A stylized banner of mountains on a blue background
Indigenous beadwork

Chenoa Plain, beaded logo artist

Chenoa Plain, member of the Aamjiwnaang First Nation located in Sarnia, Ontario and descendant of the Ojibway and Navajo people, learned how to bead from her mom. “I started off on a loom when I was about 10 years old. Since then, I’ve grown into my own creativity. I love beads – all the different colours, shades, styles and cuts. I enjoy different projects: beaded medallions, lanyards, earrings, and sewing. I am most proud of my recent 3D design – a beaded pow wow grass dancer, with beaded fringes.”

For Chenoa, the design process can take a long time. “Typically, I sit down with pen and paper to sketch out the design. Sometimes it will come to me in a dream. Or, if I’m collaborating with someone, we discuss their vision. Different families, and different tribes have their own unique designs that they show in their beadwork. For example, florals may vary from tribe to tribe – some have more shapes and geometric while others may be more round and wispy. Then, once I know the design, I can choose the colours and types of beads that work best together.”

When creating her Petro-Canada logo, Chenoa took a considerable amount of time to arrive at a final design. “I prayed on it to help me decide what I should emphasize in this piece. I wanted to include elements that represent all the issues that we (Indigenous people) are going through. The handprints and spirit circles on the right side of the maple leaf represent all our Missing & Murdered as well as those who did not return from Residential schools.”

Chenoa also included elements from her own heritage. “The Ojibway florals with the roots on the left of the maple leaf represent Anishinaabe people as well as the growing that we all do every day. The inner maple leaf houses a portion of my First Nation logo – the opening of a tipi – representing the relationship that First Nations have with companies like Petro-Canada as they move towards Truth and Reconciliation with our people.”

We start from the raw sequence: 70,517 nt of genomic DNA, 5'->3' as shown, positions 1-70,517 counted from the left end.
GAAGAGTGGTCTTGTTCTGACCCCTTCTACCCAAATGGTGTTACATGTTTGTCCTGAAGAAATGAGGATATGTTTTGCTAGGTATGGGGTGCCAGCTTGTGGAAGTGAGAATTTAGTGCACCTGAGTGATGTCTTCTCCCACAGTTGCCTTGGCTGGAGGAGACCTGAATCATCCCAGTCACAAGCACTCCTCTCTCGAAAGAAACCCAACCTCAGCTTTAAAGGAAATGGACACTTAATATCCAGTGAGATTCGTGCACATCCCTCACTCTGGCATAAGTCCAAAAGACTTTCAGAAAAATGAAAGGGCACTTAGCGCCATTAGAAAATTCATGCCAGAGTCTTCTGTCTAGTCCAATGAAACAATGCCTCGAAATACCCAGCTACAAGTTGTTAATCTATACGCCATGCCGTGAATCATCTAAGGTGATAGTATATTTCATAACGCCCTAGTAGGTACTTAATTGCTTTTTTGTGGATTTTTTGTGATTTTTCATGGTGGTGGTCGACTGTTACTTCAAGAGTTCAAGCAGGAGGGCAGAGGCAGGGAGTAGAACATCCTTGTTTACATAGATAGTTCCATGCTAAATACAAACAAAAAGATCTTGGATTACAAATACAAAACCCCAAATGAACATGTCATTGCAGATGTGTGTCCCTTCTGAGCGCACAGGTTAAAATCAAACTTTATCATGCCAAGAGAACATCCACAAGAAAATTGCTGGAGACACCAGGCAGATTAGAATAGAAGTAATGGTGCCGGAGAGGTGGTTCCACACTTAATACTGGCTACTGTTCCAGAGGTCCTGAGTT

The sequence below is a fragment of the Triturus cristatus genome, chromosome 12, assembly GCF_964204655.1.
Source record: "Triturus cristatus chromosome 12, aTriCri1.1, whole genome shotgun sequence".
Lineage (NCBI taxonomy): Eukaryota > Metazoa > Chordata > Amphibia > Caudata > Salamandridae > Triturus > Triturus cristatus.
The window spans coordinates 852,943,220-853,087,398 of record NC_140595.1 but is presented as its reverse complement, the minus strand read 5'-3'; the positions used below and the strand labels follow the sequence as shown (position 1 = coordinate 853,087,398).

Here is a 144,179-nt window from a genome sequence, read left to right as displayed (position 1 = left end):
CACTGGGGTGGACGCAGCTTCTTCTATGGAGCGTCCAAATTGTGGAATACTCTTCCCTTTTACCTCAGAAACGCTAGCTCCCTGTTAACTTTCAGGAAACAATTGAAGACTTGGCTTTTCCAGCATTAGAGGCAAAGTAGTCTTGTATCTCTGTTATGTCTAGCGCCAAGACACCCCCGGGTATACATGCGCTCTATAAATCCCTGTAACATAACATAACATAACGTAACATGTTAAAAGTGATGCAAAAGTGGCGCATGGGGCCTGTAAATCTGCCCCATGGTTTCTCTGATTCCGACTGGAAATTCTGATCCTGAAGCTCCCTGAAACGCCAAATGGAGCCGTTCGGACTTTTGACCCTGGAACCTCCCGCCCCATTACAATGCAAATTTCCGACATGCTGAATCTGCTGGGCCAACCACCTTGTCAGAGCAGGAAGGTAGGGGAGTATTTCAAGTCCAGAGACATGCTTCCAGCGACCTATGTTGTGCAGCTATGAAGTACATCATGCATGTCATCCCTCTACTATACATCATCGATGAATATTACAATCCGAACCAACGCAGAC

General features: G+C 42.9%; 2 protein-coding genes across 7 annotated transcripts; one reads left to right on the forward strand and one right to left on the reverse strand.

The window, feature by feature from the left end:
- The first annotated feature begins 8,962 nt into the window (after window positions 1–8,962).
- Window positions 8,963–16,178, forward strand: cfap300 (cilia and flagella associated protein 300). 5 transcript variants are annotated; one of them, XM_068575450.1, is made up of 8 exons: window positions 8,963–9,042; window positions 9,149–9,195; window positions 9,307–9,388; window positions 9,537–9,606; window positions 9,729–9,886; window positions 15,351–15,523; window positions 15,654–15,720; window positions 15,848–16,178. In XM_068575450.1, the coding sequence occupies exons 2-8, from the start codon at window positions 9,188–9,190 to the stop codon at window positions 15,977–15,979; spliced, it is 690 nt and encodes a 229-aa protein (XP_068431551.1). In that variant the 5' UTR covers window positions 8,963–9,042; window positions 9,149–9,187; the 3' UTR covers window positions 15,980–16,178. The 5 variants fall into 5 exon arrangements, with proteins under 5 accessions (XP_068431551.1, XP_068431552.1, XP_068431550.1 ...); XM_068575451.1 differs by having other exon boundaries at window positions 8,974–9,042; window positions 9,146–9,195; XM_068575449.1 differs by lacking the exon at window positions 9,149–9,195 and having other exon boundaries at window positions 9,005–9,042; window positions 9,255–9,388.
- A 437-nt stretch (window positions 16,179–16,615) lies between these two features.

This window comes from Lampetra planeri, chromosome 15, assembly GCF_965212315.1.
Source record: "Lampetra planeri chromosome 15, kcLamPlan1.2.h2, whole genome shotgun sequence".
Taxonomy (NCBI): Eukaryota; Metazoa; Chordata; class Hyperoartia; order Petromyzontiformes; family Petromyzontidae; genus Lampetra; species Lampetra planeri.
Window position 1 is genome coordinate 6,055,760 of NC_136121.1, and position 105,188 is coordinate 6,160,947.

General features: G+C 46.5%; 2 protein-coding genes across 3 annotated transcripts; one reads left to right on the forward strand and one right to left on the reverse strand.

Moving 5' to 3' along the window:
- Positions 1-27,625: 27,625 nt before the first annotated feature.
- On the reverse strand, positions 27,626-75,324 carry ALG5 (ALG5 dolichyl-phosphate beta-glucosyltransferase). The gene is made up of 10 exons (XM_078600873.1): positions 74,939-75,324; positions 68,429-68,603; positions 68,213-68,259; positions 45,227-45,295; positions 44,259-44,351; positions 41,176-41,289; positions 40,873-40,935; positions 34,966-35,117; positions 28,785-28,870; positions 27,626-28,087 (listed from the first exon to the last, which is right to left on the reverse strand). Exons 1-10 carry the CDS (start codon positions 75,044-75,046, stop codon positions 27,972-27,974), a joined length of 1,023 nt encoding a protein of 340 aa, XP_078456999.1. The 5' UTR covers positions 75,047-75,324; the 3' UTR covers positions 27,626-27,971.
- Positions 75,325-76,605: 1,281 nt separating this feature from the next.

Chenoa continues, “Finally, the lip of the circle above the maple leaf represents the sun and the moon, recognizing the importance of Creation.”  She pauses. “I don’t want to forget all that is happening in today’s world. But overall, I think this is a hopeful piece.”

Chenoa was happy to participate in our beaded logo project. “It’s important to have First Nations representation in today's society. I see it as Indigenizing Colonized spaces.” Chenoa thinks projects like this can be good for reconciliation but cautions against a “one-size-fits-all” approach. “Reconciliation means that we all continue to work together in a positive way. While it is important to acknowledge our shared history, it is equally important to understand that each Indigenous person is affected differently. I know that change can take time – it’s a process. Every step helps as long as it is in a positive direction.”